Contributions to sector-level carbon intensity change: An integrated decomposition analysis
Bin Su and
Peng Zhou ()
Energy Economics, 2018, vol. 70, issue C, 12-25
Exploring the factors driving sector-level carbon intensity change is important to inform targeted emission reduction policies. This paper proposes an integrated decomposition approach, combining production-theoretical decomposition analysis (PDA), index decomposition analysis (IDA) and attribution analysis (AA). The proposed approach can decompose sector-level carbon intensity change into nine driving factors, including two new pre-defined factors (i.e. the potential regional output structure effect and the output gap effect). This provides more detailed information about the influence of production technology related components, i.e. technical efficiency and technological change, and the contribution of each region to the individual driving factor. Industrial sectors across 30 provinces in China are used to demonstrate the integrated decomposition approach. The decomposition and attribution results show that the desirable output technological change effect is the dominant factor in decreasing industrial carbon intensity, of which Hebei, Shandong, Jiangsu, Liaoning and Henan are the main contributors. The potential energy intensity effect reduces industrial carbon intensity remarkably as well, mainly due to Henan, Liaoning, Shandong, Hunan and Inner Mongolia. Provinces are classifies into four performance groups based on the attribution results. Targeted industrial carbon intensity reduction policies should be implemented in different groups of provinces.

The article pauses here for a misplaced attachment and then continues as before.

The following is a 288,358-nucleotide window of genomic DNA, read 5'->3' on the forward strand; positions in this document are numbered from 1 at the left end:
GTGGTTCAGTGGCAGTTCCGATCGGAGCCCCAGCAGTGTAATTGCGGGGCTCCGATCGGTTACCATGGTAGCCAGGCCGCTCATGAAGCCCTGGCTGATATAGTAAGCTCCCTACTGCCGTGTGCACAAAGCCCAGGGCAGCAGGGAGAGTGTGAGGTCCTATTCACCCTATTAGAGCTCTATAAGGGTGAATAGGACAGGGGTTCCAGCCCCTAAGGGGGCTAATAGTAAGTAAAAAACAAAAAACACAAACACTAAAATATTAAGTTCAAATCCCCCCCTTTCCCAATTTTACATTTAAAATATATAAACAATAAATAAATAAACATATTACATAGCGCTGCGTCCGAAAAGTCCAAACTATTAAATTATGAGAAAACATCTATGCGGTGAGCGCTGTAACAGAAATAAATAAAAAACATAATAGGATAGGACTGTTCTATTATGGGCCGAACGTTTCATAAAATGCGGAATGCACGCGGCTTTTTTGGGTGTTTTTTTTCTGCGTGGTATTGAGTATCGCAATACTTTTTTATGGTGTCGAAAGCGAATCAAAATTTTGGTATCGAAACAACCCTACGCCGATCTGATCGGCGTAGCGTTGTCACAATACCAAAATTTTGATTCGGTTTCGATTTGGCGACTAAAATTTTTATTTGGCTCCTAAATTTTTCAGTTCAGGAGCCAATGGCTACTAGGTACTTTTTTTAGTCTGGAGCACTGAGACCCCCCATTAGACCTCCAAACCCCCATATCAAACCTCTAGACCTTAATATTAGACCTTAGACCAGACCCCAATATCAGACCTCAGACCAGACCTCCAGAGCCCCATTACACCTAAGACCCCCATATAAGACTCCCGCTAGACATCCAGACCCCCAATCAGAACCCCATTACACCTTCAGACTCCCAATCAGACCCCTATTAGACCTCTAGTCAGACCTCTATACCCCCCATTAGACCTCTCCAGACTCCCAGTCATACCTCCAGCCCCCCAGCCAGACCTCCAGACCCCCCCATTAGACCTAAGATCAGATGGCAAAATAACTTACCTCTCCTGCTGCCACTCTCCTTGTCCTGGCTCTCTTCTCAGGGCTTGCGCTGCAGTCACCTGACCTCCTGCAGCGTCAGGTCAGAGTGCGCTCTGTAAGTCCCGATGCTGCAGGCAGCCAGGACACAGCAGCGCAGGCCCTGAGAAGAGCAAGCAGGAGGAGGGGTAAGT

Keywords: Sector-level carbon intensity; Production-theoretical decomposition analysis; Index decomposition method; Attribution analysis; China (search for similar items in EconPapers)
References: View references in EconPapers View complete reference list from CitEc
Citations: View citations in EconPapers (4) Track citations by RSS feed
Downloads: (external link)
Full text for ScienceDirect subscribers only
This item may be available elsewhere in EconPapers: Search for items with the same title.
Export reference: BibTeX
RIS (EndNote, ProCite, RefMan)
Persistent link: https://EconPapers.repec.org/RePEc:eee:eneeco:v:70:y:2018:i:c:p:12-25
Access Statistics for this article
Energy Economics is currently edited by R. S. J. Tol, Beng Ang, Lance Bachmeier, Perry Sadorsky, Ugur Soytas and J. P. Weyant
More articles in Energy Economics from Elsevier
Bibliographic data for series maintained by Dana Niculescu ().